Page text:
How Rachel Whiteread became famous
Is it possible to illustrate memory or lack of it? This is exactly what the sculptures made by Rachel Whiteread strive to achieve. She is born in London in 1963, where she lives and earns a living as an artist. In 1993, she had already made a name for herself at only 30 years of age. It is easy to classify her success as a result of experience and exposure as it happens for other creatives, but Rachel’s creativity exploded right after art school. A plaster cast of a Victorian living room named Ghost created in 1990 would be the catapulting force that shot her name up the charts.
The Holocaust Memorial & other important works
There is no doubt that Rachel Whiteread’s rise happened in the 1990s, and when Britain lists their most significant sculptors, she features among the top. While some of her works have faced severe criticism, others, like the Holocaust Memorial in Vienna of 2000, illustrating the genocide of Austrian Jews during World War II, are widely celebrated.
Themes of Whiteread’s work
Most of Rachel’s sculptures explore basic architecture, the absence of matter, and space. Her inspiration all through her work has been the physicality of the human form. She is intrigued by the intimacy within household items and internal spaces.
The Turner Prize
Following her moment of elevation in the early 1990s, she was invited by Artangel, a leading arts organization with the plan to create illustrations in a public arena. This brought about the 1993 creative work of House, which she pulled off by filling a house with liquid concrete and later removed the mold. Yes, removed the house! This creation was rather interesting, and while most people think it is a masterpiece, some controversy surrounds it. House, although increasingly criticized, increased Whiteread’s popularity as an artist, and regardless of the division, this would go on to become the most defining project of that decade to be honored by the admired Turner Prize. After Rachel was named the worst artist of the year owing to the project, it was demolished by the town council barely 11 weeks after it had been completed.
Material & How it was made
Set in East London, House, encompassed the interior of a home that had been cast in concrete. The most popular media that Whiteread uses are industrial elements such as resin, rubber, and plaster. Anything you can think of has space, whether within, on top or under it and even around it. Any sculpture made of molding this way will retain the shape and texture of the main item but, in essence, is a ‘ghost’. This concept of making ghosts from real items is what Rachel Whiteread has committed her life to.
The walls inside the house were cast in concrete, thanks to the support given by Whiteread’s team. The sculpture was prevented from collapsing itself due to the interior metal framework that offered ample support. Whiteread then proceeded to get rid of the exterior of the house brick by brick, which only left hardened concrete that was only noticeable to passers-by.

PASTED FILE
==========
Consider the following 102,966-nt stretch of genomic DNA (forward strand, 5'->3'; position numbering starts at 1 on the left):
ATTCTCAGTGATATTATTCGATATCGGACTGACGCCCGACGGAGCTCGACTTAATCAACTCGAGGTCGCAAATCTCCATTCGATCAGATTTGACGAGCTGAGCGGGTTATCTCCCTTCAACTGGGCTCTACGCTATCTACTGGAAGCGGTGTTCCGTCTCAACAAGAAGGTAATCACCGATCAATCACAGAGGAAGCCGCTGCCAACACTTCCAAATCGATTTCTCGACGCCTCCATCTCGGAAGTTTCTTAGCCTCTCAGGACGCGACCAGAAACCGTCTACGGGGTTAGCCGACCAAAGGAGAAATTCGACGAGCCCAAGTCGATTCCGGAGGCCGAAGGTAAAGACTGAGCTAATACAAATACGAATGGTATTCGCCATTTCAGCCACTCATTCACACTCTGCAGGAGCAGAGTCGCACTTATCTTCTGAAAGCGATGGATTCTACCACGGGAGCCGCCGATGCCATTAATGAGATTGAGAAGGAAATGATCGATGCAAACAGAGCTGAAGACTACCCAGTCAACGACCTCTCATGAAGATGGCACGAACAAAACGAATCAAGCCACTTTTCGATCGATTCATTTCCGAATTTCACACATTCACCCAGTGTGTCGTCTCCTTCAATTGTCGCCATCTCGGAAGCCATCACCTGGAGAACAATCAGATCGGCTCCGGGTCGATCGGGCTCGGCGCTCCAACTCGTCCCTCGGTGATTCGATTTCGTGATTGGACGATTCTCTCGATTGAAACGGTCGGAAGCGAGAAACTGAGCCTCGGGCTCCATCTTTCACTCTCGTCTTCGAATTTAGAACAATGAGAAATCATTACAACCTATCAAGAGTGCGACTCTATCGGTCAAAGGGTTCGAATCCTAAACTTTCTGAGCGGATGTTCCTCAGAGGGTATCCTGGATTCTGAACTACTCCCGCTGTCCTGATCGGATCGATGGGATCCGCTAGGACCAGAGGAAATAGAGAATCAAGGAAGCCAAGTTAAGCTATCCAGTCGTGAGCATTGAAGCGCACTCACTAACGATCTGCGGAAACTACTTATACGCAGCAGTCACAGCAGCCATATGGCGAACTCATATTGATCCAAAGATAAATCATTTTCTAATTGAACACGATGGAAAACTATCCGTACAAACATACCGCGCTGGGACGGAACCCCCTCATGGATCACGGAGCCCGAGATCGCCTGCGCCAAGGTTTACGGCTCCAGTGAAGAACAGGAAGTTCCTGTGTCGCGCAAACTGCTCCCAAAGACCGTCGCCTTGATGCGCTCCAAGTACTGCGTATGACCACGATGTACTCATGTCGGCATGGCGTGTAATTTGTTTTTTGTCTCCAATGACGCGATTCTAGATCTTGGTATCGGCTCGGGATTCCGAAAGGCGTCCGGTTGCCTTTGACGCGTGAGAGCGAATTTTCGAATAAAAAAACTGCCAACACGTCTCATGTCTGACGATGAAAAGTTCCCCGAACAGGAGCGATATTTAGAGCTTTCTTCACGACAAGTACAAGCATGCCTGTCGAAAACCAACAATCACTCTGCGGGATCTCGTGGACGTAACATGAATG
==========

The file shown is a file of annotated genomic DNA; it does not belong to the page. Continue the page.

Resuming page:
Video: Documentary: Rachel Whiteread – House, 1993
The audience wondering what the meaning could be
Like most of Racheal’s works, House reads like a puzzle or mystery. Like all her monumental sculptures, House seemed like any old architectural form. However, it was completely devoid of utility, which left the audience to simply observe and wonder what the meaning embedded behind the concrete could be. Because the work was left to interpretation based on the audience’s point of view or life experiences, the reactions regarding House often vary widely.
Video: Rachel Whiteread speaks about ‘House’
Why was this particular building selected?
For House, Whiteread opted to model a home located in northeast London that had been scheduled to be demolished. At the time, the government had elected to demolish several dilapidated buildings in that area to create more green space for the community. The building that Whiteread selected to work with was the last remaining building set for demolition. The resulting sculpture created from the condemned structure stood exactly where the original property had been erected. House was designed to only be temporary as the government would continue its scheduled rounds of demolitions to proceed with the redevelopment process in a few months.
Reactions by the visitors
As a result, House honored and celebrated the intimate private details of the house’s interior, which is often concealed from the outside, instead of highlighting the façade. Londoners were invited to explore the large multi-story structure, with many condemning it while others praised it. Those who were angry were incensed by the considerable attention and funding that the sculpture was receiving, while those who were pleased by the structure voiced their support.
Former location of ‘House’
193 Grove Road, London E3
This push and pull between the art world and the locals created a tense political issue that set the ball rolling for numerous public housing debates. Consequently, House was demolished by the local government after standing undisturbed for 80 days, which was a mere ten days before it was set to be demolished. House rightfully became one of Racheal Whiteread’s most simultaneously praised and criticized works.
Photos of House, 1993
Preparatory drawings & collages, 1992